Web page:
So what happened in the fifth season? It was a catastrophic case of Screwed by the Network: its writer, J. Michael Straczynski, had always intended his story arc to last for five seasons. However, he also had a backup plan to compress the last two seasons into one, in case the fifth season was cancelled by the network. But he wasn’t quite prepared for what did happen: the fifth season was cancelled, and the story arc was compressed into the (brilliant) fourth season as planned. Then, after the whole show’s story arc was wrapped up and Babylon 5 was essentially ‘done’, the network changed its mind and commissioned a fifth season after all. JMS had to rapidly come up with new plot lines and conjure a new fifth season out of mid-air, following on from the natural narrative conclusion at the end of season 4.
Hence the sudden drop in user ratings from their peak in season 4 (the final showdown), to the start of season 5 (major anti-climax). However, JMS being the brilliant writer he is, he managed to create something worthwhile out of those disparate, initially disappointing plot strands, and by the end of season 5, he’d regained Babylon 5’s mojo.
Heroes is a better example of a programme doing well for a while, then running out of creative steam and taking a nose-dive.
The first season of Heroes was a planned, tightly-plotted story arc. Every character, with each of their nascent superpowers, was written with a specific purpose: to fit into the unfolding plot, providing a complex set of problems, then develop and climax together and logically resolve each other in a clever, satisfying conclusion. It wasn’t the greatest TV programme ever, but it was good piece of multi-stranded storytelling.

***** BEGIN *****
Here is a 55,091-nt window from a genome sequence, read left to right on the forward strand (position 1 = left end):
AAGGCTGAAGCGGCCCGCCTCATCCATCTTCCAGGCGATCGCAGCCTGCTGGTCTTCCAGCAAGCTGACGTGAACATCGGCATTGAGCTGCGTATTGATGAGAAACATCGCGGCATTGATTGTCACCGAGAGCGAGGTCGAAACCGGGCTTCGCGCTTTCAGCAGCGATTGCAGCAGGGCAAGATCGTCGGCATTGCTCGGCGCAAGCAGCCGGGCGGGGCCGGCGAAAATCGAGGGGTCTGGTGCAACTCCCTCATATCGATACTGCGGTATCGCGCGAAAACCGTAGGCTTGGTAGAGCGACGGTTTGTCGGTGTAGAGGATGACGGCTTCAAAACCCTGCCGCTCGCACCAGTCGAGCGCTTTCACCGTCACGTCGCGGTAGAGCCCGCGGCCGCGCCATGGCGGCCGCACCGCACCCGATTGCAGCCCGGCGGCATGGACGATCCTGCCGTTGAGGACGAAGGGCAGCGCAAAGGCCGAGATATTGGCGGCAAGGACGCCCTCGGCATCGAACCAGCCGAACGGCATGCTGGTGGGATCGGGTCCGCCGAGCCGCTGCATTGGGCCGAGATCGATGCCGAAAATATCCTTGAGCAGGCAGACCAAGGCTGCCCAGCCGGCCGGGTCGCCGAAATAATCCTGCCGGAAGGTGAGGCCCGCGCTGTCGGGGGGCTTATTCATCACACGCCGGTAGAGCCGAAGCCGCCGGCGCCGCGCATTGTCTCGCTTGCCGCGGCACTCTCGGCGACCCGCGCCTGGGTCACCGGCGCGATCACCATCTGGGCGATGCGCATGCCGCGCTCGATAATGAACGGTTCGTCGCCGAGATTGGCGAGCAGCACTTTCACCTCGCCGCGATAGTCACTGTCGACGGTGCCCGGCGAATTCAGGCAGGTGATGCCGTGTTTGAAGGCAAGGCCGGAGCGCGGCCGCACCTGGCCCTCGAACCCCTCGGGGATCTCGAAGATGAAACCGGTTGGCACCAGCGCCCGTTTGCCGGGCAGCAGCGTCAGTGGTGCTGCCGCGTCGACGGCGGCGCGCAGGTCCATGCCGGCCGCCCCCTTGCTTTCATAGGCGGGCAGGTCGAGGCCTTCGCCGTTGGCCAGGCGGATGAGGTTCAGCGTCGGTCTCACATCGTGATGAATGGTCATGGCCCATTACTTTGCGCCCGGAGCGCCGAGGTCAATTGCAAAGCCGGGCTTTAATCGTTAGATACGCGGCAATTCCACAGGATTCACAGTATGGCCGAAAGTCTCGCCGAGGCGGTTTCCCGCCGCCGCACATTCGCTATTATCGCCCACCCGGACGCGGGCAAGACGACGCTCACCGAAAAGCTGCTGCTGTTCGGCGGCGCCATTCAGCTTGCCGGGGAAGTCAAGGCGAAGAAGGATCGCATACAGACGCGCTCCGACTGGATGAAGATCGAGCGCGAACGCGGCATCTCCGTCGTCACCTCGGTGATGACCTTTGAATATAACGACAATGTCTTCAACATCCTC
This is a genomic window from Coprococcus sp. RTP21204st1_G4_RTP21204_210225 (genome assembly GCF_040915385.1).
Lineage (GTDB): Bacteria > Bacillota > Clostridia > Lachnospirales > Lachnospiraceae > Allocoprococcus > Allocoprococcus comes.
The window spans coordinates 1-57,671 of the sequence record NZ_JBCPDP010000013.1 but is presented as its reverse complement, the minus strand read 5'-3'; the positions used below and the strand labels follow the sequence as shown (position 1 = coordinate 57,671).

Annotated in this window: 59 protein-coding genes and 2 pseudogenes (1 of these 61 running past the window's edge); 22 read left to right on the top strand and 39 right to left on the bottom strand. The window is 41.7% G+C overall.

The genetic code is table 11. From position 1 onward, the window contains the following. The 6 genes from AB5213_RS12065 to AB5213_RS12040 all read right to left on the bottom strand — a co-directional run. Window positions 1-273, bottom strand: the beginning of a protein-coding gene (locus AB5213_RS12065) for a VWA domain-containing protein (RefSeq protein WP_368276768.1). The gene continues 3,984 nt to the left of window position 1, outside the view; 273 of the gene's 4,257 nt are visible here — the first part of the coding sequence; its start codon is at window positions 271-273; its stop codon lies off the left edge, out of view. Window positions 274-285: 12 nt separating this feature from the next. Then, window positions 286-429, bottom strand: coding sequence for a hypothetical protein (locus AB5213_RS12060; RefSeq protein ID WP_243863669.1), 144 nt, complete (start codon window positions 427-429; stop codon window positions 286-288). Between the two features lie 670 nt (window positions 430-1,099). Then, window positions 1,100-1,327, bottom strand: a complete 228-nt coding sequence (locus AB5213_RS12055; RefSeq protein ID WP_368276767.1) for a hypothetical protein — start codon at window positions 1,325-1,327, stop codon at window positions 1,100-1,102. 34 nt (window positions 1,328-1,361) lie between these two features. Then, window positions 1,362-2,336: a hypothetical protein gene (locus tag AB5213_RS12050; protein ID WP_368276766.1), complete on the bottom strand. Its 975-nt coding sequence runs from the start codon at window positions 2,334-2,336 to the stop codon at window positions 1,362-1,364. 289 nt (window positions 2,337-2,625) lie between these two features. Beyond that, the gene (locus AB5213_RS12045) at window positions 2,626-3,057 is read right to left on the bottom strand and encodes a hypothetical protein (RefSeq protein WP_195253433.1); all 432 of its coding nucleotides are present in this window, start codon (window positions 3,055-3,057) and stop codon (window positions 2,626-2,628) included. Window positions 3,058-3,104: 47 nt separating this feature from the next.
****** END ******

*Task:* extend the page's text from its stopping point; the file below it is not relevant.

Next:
However, the problem began as the end credits rolled on the first season finale: as a success, it was already commissioned for another season, which would inevitably lose the focus of the first season, and end up a mess.
The writers had to corral the surviving characters (and bring back ones who died), throw in a few more, then contrive new situations for them to deal with. It didn’t have the same sense of character development: in the first season, the heroes were just discovering their powers, but in later ones, they already had them. The plot elements, the challenges they had to face, felt artificial and imposed, rather than emerging logically as a result of the characters themselves.